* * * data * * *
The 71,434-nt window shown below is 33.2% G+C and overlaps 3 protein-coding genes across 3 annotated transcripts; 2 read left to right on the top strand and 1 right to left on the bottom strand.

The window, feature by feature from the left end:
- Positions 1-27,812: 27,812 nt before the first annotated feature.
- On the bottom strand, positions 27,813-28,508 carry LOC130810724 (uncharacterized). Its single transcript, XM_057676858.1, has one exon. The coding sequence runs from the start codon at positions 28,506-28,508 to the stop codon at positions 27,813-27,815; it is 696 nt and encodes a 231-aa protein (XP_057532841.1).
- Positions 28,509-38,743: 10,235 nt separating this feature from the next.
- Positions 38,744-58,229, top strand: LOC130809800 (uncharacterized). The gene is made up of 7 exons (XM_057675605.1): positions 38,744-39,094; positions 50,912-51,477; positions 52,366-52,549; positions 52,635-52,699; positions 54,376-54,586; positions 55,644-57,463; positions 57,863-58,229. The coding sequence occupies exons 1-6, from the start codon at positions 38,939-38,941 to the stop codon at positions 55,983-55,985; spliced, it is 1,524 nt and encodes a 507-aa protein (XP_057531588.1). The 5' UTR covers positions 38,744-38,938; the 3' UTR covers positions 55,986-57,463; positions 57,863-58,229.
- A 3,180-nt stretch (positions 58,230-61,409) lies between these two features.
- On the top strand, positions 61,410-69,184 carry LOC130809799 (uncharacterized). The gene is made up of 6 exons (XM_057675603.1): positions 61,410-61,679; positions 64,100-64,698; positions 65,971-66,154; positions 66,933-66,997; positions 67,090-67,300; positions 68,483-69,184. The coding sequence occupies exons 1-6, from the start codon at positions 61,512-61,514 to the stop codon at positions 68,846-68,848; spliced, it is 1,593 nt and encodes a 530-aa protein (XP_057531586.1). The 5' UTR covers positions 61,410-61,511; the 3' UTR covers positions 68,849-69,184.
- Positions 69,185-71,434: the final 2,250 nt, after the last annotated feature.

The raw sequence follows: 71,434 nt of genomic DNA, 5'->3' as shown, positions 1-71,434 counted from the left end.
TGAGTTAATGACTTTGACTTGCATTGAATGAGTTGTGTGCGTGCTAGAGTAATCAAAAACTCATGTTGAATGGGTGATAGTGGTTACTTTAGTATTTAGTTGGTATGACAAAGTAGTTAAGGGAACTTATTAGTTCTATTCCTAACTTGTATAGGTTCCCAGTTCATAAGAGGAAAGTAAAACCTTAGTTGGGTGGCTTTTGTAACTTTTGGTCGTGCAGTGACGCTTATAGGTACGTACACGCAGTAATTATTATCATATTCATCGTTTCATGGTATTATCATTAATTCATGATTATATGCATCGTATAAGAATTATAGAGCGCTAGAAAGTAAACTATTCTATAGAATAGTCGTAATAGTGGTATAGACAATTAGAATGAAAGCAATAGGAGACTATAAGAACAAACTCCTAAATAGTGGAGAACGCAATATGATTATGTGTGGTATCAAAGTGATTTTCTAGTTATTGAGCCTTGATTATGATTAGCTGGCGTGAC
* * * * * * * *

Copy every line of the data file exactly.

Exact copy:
The 71,434-nt window shown below is 33.2% G+C and overlaps 3 protein-coding genes across 3 annotated transcripts; 2 read left to right on the top strand and 1 right to left on the bottom strand.

The window, feature by feature from the left end:
- Positions 1-27,812: 27,812 nt before the first annotated feature.
- On the bottom strand, positions 27,813-28,508 carry LOC130810724 (uncharacterized). Its single transcript, XM_057676858.1, has one exon. The coding sequence runs from the start codon at positions 28,506-28,508 to the stop codon at positions 27,813-27,815; it is 696 nt and encodes a 231-aa protein (XP_057532841.1).
- Positions 28,509-38,743: 10,235 nt separating this feature from the next.
- Positions 38,744-58,229, top strand: LOC130809800 (uncharacterized). The gene is made up of 7 exons (XM_057675605.1): positions 38,744-39,094; positions 50,912-51,477; positions 52,366-52,549; positions 52,635-52,699; positions 54,376-54,586; positions 55,644-57,463; positions 57,863-58,229. The coding sequence occupies exons 1-6, from the start codon at positions 38,939-38,941 to the stop codon at positions 55,983-55,985; spliced, it is 1,524 nt and encodes a 507-aa protein (XP_057531588.1). The 5' UTR covers positions 38,744-38,938; the 3' UTR covers positions 55,986-57,463; positions 57,863-58,229.
- A 3,180-nt stretch (positions 58,230-61,409) lies between these two features.
- On the top strand, positions 61,410-69,184 carry LOC130809799 (uncharacterized). The gene is made up of 6 exons (XM_057675603.1): positions 61,410-61,679; positions 64,100-64,698; positions 65,971-66,154; positions 66,933-66,997; positions 67,090-67,300; positions 68,483-69,184. The coding sequence occupies exons 1-6, from the start codon at positions 61,512-61,514 to the stop codon at positions 68,846-68,848; spliced, it is 1,593 nt and encodes a 530-aa protein (XP_057531586.1). The 5' UTR covers positions 61,410-61,511; the 3' UTR covers positions 68,849-69,184.
- Positions 69,185-71,434: the final 2,250 nt, after the last annotated feature.

The raw sequence follows: 71,434 nt of genomic DNA, 5'->3' as shown, positions 1-71,434 counted from the left end.
TGAGTTAATGACTTTGACTTGCATTGAATGAGTTGTGTGCGTGCTAGAGTAATCAAAAACTCATGTTGAATGGGTGATAGTGGTTACTTTAGTATTTAGTTGGTATGACAAAGTAGTTAAGGGAACTTATTAGTTCTATTCCTAACTTGTATAGGTTCCCAGTTCATAAGAGGAAAGTAAAACCTTAGTTGGGTGGCTTTTGTAACTTTTGGTCGTGCAGTGACGCTTATAGGTACGTACACGCAGTAATTATTATCATATTCATCGTTTCATGGTATTATCATTAATTCATGATTATATGCATCGTATAAGAATTATAGAGCGCTAGAAAGTAAACTATTCTATAGAATAGTCGTAATAGTGGTATAGACAATTAGAATGAAAGCAATAGGAGACTATAAGAACAAACTCCTAAATAGTGGAGAACGCAATATGATTATGTGTGGTATCAAAGTGATTTTCTAGTTATTGAGCCTTGATTATGATTAGCTGGCGTGAC